It's 2015. Both the long-lived Boeing C-17 and extremely long-lived Lockheed Martin C-130 production lines either have just shut down or are finally about to close.
Neither Boeing's engineers in Long Beach nor Lockheed's engineers in Marrietta have anything new in the pipeline. Sure, there's some paper drawings of stealthy tactical airlifters getting some buzz, but nothing within at least five to 10 years of coming to flying fruition.So, both manufacturers decide to do what all US defense companies do in this situation: they go foreign!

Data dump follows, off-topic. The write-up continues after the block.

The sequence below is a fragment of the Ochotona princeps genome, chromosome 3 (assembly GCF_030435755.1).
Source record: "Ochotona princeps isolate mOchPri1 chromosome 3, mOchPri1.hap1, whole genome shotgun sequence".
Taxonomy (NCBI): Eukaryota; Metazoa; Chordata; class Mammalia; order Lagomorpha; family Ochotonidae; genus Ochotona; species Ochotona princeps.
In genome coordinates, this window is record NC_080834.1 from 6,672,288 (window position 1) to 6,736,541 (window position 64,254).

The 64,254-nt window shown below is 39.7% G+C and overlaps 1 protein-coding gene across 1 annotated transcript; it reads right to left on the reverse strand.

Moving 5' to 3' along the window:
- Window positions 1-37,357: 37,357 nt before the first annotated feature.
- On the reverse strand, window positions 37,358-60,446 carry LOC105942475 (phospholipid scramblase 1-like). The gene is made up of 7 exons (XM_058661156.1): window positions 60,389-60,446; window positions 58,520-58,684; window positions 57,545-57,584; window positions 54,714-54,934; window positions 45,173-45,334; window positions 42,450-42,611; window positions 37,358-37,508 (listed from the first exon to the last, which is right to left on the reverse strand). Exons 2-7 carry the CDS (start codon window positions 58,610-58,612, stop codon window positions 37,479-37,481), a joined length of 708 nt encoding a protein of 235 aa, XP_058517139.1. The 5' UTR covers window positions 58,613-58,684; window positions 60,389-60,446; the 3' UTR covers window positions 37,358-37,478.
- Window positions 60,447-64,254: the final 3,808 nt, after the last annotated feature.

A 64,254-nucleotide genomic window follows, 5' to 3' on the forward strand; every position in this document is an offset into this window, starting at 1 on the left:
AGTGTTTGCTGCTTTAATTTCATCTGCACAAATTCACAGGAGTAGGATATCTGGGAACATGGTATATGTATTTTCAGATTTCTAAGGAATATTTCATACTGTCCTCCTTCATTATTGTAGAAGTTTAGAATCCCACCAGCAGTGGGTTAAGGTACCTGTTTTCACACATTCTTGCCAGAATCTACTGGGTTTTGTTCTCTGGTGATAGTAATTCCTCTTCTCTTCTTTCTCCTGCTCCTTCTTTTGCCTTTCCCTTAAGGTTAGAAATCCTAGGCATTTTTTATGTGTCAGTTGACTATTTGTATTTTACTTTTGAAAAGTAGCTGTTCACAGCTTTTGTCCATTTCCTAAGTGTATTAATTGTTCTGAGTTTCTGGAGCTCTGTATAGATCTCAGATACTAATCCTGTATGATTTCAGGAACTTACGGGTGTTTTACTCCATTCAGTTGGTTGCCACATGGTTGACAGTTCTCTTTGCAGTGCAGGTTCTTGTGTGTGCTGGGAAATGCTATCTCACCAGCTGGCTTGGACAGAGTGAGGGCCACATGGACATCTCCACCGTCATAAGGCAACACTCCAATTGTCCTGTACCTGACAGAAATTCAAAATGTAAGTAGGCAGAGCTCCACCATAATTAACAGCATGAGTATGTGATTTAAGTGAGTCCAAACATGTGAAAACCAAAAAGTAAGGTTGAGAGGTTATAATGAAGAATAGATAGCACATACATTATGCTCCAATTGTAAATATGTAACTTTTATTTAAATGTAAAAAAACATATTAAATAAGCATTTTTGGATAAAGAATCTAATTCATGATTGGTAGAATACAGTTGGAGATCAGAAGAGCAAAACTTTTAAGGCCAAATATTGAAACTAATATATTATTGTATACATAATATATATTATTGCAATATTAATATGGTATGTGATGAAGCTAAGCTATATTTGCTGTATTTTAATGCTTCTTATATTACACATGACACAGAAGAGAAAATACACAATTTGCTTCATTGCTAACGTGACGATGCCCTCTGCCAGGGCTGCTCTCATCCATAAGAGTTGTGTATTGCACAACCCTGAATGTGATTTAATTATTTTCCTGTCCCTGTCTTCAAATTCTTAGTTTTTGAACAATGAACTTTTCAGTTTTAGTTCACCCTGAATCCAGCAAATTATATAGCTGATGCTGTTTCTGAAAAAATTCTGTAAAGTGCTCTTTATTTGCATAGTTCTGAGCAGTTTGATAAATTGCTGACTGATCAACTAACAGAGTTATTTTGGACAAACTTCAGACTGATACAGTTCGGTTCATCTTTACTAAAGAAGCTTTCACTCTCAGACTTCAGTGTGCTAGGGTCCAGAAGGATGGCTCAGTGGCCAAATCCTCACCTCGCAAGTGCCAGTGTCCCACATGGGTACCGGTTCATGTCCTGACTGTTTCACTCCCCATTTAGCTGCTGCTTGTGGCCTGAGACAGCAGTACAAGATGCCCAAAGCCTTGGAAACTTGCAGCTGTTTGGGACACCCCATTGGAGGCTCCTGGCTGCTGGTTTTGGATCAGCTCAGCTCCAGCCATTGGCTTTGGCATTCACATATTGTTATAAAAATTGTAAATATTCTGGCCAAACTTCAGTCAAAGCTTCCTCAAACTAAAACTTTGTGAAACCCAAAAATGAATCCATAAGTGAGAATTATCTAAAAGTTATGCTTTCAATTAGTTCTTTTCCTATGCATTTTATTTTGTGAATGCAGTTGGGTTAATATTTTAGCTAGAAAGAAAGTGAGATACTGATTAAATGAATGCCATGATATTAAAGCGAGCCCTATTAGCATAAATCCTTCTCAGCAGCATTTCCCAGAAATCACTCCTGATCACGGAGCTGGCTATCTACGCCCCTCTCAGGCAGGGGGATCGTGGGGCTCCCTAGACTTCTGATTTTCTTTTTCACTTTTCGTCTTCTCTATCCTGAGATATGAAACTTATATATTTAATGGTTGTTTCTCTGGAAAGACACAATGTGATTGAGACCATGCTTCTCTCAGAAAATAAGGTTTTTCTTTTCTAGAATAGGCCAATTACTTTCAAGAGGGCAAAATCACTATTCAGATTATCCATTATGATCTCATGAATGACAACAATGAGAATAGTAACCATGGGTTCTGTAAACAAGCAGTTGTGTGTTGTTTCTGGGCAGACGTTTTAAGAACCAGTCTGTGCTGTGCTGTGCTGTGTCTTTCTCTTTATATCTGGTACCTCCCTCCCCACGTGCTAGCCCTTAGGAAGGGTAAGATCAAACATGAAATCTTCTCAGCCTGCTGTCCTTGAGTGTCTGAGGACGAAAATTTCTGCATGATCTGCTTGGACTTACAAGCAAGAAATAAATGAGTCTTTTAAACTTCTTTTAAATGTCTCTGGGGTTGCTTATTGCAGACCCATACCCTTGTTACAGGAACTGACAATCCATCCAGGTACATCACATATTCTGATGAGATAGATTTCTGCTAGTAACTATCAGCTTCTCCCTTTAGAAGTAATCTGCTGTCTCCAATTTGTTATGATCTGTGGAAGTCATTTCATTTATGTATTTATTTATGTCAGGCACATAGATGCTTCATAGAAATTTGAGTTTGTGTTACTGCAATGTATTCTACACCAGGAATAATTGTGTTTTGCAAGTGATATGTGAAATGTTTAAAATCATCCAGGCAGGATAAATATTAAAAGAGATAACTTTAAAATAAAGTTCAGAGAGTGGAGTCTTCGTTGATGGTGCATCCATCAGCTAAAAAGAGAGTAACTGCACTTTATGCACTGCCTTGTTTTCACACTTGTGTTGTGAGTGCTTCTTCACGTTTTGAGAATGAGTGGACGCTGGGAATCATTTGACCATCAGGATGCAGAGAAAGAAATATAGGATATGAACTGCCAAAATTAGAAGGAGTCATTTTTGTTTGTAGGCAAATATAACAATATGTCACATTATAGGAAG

Lockheed locks arms with the company they spurned more than 15 years before on a potential joint tanker bid. So the Lockheed/Airbus axis offers the USAF the in-production A400M, which of course will be assembled in Mobile or Marrietta (or both) and fitted with a new 10,000shp-class General Electric turboprop or the Pratt & Whitney PW800, which was actually the orignal A400M engine before "the Chirac affair".Boeing, which will never partner with the likes of Airbus, has to be more clever. They decide to link up with the manufacturer they briefly considered for a Joint Cargo Aircraft bid: Ukraine's Antonov! The AN-70 is a rugged beast of an airframe, and Boeing's engineers believe they can smooth out its aerodynamic and mechanical quirks. Boeing parks the new AN-70 assembly line somewhere in the US southeast, with Charleston (South Carolina), Jacksonville or San Antonio on the shortlist.